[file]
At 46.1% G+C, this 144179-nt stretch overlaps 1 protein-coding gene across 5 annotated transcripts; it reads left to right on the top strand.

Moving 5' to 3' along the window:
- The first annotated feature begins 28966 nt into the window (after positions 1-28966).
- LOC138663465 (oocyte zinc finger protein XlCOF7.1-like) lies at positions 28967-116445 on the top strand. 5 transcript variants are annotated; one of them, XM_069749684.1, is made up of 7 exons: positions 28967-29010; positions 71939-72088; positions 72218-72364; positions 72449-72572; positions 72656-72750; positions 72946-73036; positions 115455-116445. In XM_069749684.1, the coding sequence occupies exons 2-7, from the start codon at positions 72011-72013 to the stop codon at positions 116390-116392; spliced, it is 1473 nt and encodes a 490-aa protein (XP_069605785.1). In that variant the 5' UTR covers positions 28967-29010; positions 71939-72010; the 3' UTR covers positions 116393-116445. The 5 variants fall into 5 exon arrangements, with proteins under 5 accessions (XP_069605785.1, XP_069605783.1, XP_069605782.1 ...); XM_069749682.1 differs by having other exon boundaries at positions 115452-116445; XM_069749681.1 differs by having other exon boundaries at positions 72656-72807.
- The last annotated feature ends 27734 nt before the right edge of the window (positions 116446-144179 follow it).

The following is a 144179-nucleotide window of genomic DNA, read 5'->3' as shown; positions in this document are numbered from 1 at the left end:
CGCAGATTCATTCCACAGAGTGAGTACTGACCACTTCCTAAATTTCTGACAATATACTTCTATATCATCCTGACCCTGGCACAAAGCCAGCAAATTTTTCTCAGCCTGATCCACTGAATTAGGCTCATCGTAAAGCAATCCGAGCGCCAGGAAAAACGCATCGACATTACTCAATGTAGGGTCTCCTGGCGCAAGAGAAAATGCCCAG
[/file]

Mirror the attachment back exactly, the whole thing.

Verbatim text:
At 46.1% G+C, this 144179-nt stretch overlaps 1 protein-coding gene across 5 annotated transcripts; it reads left to right on the top strand.

Moving 5' to 3' along the window:
- The first annotated feature begins 28966 nt into the window (after positions 1-28966).
- LOC138663465 (oocyte zinc finger protein XlCOF7.1-like) lies at positions 28967-116445 on the top strand. 5 transcript variants are annotated; one of them, XM_069749684.1, is made up of 7 exons: positions 28967-29010; positions 71939-72088; positions 72218-72364; positions 72449-72572; positions 72656-72750; positions 72946-73036; positions 115455-116445. In XM_069749684.1, the coding sequence occupies exons 2-7, from the start codon at positions 72011-72013 to the stop codon at positions 116390-116392; spliced, it is 1473 nt and encodes a 490-aa protein (XP_069605785.1). In that variant the 5' UTR covers positions 28967-29010; positions 71939-72010; the 3' UTR covers positions 116393-116445. The 5 variants fall into 5 exon arrangements, with proteins under 5 accessions (XP_069605785.1, XP_069605783.1, XP_069605782.1 ...); XM_069749682.1 differs by having other exon boundaries at positions 115452-116445; XM_069749681.1 differs by having other exon boundaries at positions 72656-72807.
- The last annotated feature ends 27734 nt before the right edge of the window (positions 116446-144179 follow it).

The following is a 144179-nucleotide window of genomic DNA, read 5'->3' as shown; positions in this document are numbered from 1 at the left end:
CGCAGATTCATTCCACAGAGTGAGTACTGACCACTTCCTAAATTTCTGACAATATACTTCTATATCATCCTGACCCTGGCACAAAGCCAGCAAATTTTTCTCAGCCTGATCCACTGAATTAGGCTCATCGTAAAGCAATCCGAGCGCCAGGAAAAACGCATCGACATTACTCAATGTAGGGTCTCCTGGCGCAAGAGAAAATGCCCAG